Illlustrated by Julia Rice, an educator, designer and artist based in Raleigh, North Carolina. She develops and directs design education programs for young people at the Design Lab at the College of Design at NC State University, has a master’s in art therapy and counseling, and likes to tell funny stories. Whether she’s making things or making things happen, you can see what she’s up to at http://thedotank.tumblr.com/. Follow her on Twitter @IamTheDoTank

By |October 8th, 2014|Backbones, Bugs|1 Comment

The Horrors of Your Backyard: Squirrel Warbles

It’s that time of year again. Time when squirrels come lumbering up to our windows minding their own business with their bellies looking like Quasi Modo had a baby with the Elephant Man.

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Our squirrels have warbles.

In parts of the United States, about one in four squirrels has warbles.

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Here’s what warbles are:
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Here’s what they really are:
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Check our facts!
By roar.
By |September 24th, 2014|Backbones, Bugs|4 Comments

Dinosaurs Wore Party Hats!

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Little-known fact: Some dinosaurs wore hats.* And one group of duck-billed dinosaur had the best hats of all.

This hat (henceforth, we’ll call it a crest, for scientific accuracy) was not just any fancy accoutrement. Not at all. This crest contained the dinosaur’s nasal passages. That’s right; the dinosaurs breathed through a hollow crest on their head.

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As an example, let’s take a look at the Parasaurolophus, who had the longest nasal passages of any animal ever, except for a large wooly mammoth.
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Here’s how air makes its way from nose to lungs:

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That is over four meters from nostril to lung.

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Different shapes, colors, sizes and lengths of nasal passages: Why the variety?
 
These crests form the basis of communication.


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*Not real hats, of course. Through evolution, the bones of their face extended, shrank and otherwise rearranged so a totally awesome crest grew on top of their heads.

By Terry “Bucky” Gates, a paleontologist and evolutionary biologist at the North Carolina Museum of Natural Sciences and NC State University. He spends his time researching a wide variety of topics but one of his favorites is the crazy crests and spikes on dinosaurs and other animals. Follow him on Twitter, @terryagates, LinkedIn, and his series of Cretaceous Cold Case blogs.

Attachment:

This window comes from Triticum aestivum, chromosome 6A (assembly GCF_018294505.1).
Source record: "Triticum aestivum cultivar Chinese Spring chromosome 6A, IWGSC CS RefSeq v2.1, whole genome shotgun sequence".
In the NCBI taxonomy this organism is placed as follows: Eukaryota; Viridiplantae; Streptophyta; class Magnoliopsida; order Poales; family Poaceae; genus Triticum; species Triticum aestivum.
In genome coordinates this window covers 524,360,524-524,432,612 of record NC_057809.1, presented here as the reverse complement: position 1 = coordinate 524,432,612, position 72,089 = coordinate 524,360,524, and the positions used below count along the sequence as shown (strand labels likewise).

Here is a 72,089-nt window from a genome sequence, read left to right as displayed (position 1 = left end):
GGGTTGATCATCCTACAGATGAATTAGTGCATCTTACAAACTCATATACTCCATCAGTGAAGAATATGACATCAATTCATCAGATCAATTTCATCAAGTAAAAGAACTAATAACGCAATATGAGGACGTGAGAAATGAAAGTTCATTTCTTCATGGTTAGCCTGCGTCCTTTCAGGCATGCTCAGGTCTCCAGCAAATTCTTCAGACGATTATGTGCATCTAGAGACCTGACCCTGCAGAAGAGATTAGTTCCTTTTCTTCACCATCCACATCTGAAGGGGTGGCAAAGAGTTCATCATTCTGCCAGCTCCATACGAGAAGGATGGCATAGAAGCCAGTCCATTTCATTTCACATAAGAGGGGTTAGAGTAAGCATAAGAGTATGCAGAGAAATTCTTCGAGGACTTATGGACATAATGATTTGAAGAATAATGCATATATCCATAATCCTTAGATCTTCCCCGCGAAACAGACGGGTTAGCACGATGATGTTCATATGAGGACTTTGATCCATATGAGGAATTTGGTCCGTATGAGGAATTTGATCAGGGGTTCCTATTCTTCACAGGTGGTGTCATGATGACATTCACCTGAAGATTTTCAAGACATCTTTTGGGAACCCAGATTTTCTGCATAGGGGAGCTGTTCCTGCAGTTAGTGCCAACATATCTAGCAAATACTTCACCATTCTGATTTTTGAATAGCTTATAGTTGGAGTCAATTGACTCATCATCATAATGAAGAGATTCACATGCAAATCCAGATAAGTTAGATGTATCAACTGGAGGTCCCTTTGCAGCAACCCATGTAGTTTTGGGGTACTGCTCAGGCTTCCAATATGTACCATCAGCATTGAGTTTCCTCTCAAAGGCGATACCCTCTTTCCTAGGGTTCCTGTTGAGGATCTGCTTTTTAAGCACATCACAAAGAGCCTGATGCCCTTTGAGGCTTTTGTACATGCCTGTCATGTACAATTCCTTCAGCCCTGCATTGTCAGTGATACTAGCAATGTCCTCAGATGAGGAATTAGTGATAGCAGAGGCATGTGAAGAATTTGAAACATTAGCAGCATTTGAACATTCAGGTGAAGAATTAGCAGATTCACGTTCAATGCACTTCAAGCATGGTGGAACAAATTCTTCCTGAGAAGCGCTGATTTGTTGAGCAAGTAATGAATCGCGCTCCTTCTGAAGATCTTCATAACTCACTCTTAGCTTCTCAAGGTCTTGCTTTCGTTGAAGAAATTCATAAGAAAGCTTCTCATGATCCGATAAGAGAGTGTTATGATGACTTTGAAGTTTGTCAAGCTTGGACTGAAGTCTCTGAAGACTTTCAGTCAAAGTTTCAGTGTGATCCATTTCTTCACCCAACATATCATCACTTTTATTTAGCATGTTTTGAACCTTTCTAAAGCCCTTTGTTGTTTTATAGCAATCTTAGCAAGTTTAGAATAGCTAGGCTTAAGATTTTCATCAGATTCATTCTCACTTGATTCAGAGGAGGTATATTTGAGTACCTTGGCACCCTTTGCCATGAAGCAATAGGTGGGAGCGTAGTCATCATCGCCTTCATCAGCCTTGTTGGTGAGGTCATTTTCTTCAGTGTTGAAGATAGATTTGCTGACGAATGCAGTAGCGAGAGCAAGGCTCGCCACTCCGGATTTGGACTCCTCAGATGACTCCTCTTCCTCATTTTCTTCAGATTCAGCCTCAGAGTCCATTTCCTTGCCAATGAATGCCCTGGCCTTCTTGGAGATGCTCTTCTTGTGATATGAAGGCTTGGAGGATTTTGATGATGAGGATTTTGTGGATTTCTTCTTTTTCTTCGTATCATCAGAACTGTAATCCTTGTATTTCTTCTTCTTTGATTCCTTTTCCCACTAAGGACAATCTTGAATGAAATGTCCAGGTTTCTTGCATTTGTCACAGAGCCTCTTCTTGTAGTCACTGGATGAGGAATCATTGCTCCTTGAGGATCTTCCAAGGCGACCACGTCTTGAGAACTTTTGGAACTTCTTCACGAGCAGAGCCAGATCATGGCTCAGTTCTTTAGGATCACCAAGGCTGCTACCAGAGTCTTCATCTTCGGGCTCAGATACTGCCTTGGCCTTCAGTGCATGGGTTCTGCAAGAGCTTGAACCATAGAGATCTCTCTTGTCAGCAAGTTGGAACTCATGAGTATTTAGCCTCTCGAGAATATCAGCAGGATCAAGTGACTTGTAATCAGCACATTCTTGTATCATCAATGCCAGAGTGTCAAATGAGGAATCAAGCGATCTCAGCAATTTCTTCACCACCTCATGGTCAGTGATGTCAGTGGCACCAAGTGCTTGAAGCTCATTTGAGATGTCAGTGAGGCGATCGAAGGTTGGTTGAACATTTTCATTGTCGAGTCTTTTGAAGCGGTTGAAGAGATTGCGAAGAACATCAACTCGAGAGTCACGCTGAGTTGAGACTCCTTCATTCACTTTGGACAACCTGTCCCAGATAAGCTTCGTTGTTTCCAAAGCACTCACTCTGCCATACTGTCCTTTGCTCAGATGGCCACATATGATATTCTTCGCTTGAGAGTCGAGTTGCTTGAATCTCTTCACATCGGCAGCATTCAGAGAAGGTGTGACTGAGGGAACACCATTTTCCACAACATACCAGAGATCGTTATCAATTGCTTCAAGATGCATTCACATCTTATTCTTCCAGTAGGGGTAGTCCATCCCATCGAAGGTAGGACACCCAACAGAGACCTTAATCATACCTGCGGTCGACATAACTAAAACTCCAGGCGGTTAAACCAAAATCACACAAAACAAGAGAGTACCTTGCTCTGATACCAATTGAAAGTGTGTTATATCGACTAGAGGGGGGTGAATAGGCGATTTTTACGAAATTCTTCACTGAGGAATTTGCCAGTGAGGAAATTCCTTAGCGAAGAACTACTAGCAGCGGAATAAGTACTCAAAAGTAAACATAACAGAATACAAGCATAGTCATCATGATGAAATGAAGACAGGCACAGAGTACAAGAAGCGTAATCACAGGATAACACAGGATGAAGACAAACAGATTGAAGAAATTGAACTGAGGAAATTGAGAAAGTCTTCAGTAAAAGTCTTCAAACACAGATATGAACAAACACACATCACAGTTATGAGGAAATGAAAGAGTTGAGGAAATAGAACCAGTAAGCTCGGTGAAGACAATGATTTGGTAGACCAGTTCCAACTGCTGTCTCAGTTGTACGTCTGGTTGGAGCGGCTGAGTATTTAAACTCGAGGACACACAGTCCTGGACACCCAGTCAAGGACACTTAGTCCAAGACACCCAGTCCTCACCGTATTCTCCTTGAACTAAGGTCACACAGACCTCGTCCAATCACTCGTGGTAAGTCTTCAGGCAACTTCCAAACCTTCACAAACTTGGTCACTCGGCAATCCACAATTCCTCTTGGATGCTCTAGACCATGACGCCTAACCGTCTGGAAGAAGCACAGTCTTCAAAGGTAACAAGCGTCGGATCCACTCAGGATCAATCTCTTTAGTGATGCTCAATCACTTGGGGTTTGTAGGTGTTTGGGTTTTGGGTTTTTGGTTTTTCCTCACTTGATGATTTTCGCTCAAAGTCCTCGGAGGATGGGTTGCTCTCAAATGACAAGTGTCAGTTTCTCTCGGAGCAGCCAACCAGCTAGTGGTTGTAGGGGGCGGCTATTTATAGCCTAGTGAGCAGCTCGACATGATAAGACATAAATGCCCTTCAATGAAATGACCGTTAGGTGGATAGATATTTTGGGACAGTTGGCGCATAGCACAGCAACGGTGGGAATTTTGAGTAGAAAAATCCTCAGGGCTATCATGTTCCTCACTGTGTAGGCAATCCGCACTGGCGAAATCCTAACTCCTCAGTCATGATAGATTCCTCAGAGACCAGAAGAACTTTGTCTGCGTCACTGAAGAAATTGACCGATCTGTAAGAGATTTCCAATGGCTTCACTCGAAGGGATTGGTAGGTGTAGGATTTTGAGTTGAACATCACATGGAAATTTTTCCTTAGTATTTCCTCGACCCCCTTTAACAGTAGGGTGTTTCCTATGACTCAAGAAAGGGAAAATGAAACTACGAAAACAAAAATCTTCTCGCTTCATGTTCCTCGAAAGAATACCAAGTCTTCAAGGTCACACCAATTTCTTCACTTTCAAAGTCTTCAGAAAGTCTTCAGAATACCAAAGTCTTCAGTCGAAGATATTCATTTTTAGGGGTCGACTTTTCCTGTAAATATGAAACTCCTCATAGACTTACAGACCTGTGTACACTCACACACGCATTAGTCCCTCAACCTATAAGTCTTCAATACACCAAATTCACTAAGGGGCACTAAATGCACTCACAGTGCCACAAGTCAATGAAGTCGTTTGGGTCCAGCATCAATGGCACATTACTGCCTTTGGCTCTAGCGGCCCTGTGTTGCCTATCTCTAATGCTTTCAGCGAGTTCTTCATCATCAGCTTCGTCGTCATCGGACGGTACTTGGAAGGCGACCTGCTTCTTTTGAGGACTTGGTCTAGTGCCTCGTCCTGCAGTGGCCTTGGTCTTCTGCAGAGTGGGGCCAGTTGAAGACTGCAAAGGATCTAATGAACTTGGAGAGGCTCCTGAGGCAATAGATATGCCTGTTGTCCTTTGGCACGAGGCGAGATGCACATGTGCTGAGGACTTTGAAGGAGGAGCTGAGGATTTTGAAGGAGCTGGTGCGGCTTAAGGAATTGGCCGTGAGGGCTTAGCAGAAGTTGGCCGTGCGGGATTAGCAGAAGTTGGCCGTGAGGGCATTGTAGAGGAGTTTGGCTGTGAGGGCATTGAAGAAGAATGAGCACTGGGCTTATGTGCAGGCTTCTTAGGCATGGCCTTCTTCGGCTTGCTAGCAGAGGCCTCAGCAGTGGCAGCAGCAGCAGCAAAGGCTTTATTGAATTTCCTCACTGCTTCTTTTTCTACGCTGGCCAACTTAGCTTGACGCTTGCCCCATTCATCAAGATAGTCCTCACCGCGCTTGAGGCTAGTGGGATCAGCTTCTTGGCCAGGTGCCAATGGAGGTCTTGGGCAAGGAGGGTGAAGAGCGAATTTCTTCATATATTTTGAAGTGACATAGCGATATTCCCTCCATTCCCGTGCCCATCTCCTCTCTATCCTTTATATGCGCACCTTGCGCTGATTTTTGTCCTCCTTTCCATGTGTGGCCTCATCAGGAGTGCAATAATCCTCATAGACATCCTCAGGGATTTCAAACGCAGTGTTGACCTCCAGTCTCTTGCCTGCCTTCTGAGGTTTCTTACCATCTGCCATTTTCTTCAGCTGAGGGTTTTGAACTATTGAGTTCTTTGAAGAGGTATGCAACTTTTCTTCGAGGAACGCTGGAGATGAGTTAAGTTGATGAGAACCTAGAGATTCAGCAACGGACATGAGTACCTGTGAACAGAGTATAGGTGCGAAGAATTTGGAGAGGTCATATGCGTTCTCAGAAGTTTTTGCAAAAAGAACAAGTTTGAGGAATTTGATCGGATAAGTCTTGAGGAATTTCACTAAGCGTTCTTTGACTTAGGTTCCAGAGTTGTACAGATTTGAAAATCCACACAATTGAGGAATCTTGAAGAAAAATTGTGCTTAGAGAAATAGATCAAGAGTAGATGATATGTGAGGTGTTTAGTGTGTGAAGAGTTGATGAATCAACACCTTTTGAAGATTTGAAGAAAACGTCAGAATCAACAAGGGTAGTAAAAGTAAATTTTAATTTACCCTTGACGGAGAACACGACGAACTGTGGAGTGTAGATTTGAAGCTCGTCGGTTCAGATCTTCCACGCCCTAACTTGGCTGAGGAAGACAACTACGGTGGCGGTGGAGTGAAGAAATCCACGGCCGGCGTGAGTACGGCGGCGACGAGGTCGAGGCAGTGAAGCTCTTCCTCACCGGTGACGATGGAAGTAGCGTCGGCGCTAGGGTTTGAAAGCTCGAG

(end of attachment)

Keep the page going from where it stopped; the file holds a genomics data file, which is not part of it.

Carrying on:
Illustrated by Talcott Starr […]

By |September 17th, 2014|Backbones|0 Comments

Ant-Man’s Retinue: Ants That Have What it Takes to Fight Supervillains

In 2015, Hollywood plans to roll out a movie based on Ant-Man – a superhero who can shrink himself to the size of an insect and use a “cybernetic helmet” to communicate with ants.

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There’s been a lot of talk about who should play Ant-Man (Paul Rudd!), but what about the ants? After all, it takes a special kind of arthropod to fight supervillains.

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Consider these species that have what it takes to thwart evildoers.

Contender 1:

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Contender 2:

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Contender 3:Wang_UPDATED-2-argentine-ant-sheet

Guard your script, Paul Rudd!

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Thanks to Lauren Rugani.

Check our facts!

http://www.pnas.org/content/103/34/12787.abstract

http://www.jstor.org/stable/1445486

http://www.pnas.org/content/99/9/6075.short

*Note: The Maricopa harvester ant’s sting is so poisonous that as little as .01 milligrams per kilogram would probably kill a grown man.

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Written by Matt Shipman

Matt Shipman (@shiplives) is a public information officer at North Carolina State University and a freelance science writer. He also writes the Communication Breakdown blog, which focuses on science communication. He lives near Raleigh, in a house full of humans.

Illustrated by Christina Wang

Christina Wang is an aspiring law-student who has no “objection” to making bad puns. She’s a student by day, artist by night, and nerd all the time. She lives in Southern California with her turtle and fish. Follow her on tumblr atplanetbob.tumblr.com

By |September 10th, 2014|Bugs|2 Comments